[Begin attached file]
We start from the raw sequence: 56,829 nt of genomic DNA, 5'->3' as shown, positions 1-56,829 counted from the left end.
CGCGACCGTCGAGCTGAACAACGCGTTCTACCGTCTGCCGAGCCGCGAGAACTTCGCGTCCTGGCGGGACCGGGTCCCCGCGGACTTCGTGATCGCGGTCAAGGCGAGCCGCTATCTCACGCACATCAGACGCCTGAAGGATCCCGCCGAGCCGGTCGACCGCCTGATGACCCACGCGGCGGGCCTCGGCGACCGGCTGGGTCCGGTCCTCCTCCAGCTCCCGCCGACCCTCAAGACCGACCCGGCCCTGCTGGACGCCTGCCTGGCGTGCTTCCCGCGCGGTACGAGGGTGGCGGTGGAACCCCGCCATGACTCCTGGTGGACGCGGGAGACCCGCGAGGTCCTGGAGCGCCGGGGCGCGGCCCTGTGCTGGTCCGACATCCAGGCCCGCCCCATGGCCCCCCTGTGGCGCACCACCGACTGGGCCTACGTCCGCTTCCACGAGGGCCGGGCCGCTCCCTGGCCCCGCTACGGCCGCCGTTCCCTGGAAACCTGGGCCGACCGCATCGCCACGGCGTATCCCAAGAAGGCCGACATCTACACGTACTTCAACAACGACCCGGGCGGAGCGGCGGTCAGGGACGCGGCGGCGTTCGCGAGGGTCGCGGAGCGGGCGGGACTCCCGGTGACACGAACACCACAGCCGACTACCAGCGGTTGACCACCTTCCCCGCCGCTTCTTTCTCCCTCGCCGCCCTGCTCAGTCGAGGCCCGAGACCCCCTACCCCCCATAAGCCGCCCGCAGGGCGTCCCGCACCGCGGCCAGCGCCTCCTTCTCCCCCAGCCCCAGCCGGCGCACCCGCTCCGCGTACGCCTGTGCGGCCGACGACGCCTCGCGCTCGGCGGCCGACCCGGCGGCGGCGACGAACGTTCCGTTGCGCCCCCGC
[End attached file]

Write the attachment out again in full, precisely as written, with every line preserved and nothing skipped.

We start from the raw sequence: 56,829 nt of genomic DNA, 5'->3' as shown, positions 1-56,829 counted from the left end.
CGCGACCGTCGAGCTGAACAACGCGTTCTACCGTCTGCCGAGCCGCGAGAACTTCGCGTCCTGGCGGGACCGGGTCCCCGCGGACTTCGTGATCGCGGTCAAGGCGAGCCGCTATCTCACGCACATCAGACGCCTGAAGGATCCCGCCGAGCCGGTCGACCGCCTGATGACCCACGCGGCGGGCCTCGGCGACCGGCTGGGTCCGGTCCTCCTCCAGCTCCCGCCGACCCTCAAGACCGACCCGGCCCTGCTGGACGCCTGCCTGGCGTGCTTCCCGCGCGGTACGAGGGTGGCGGTGGAACCCCGCCATGACTCCTGGTGGACGCGGGAGACCCGCGAGGTCCTGGAGCGCCGGGGCGCGGCCCTGTGCTGGTCCGACATCCAGGCCCGCCCCATGGCCCCCCTGTGGCGCACCACCGACTGGGCCTACGTCCGCTTCCACGAGGGCCGGGCCGCTCCCTGGCCCCGCTACGGCCGCCGTTCCCTGGAAACCTGGGCCGACCGCATCGCCACGGCGTATCCCAAGAAGGCCGACATCTACACGTACTTCAACAACGACCCGGGCGGAGCGGCGGTCAGGGACGCGGCGGCGTTCGCGAGGGTCGCGGAGCGGGCGGGACTCCCGGTGACACGAACACCACAGCCGACTACCAGCGGTTGACCACCTTCCCCGCCGCTTCTTTCTCCCTCGCCGCCCTGCTCAGTCGAGGCCCGAGACCCCCTACCCCCCATAAGCCGCCCGCAGGGCGTCCCGCACCGCGGCCAGCGCCTCCTTCTCCCCCAGCCCCAGCCGGCGCACCCGCTCCGCGTACGCCTGTGCGGCCGACGACGCCTCGCGCTCGGCGGCCGACCCGGCGGCGGCGACGAACGTTCCGTTGCGCCCCCGC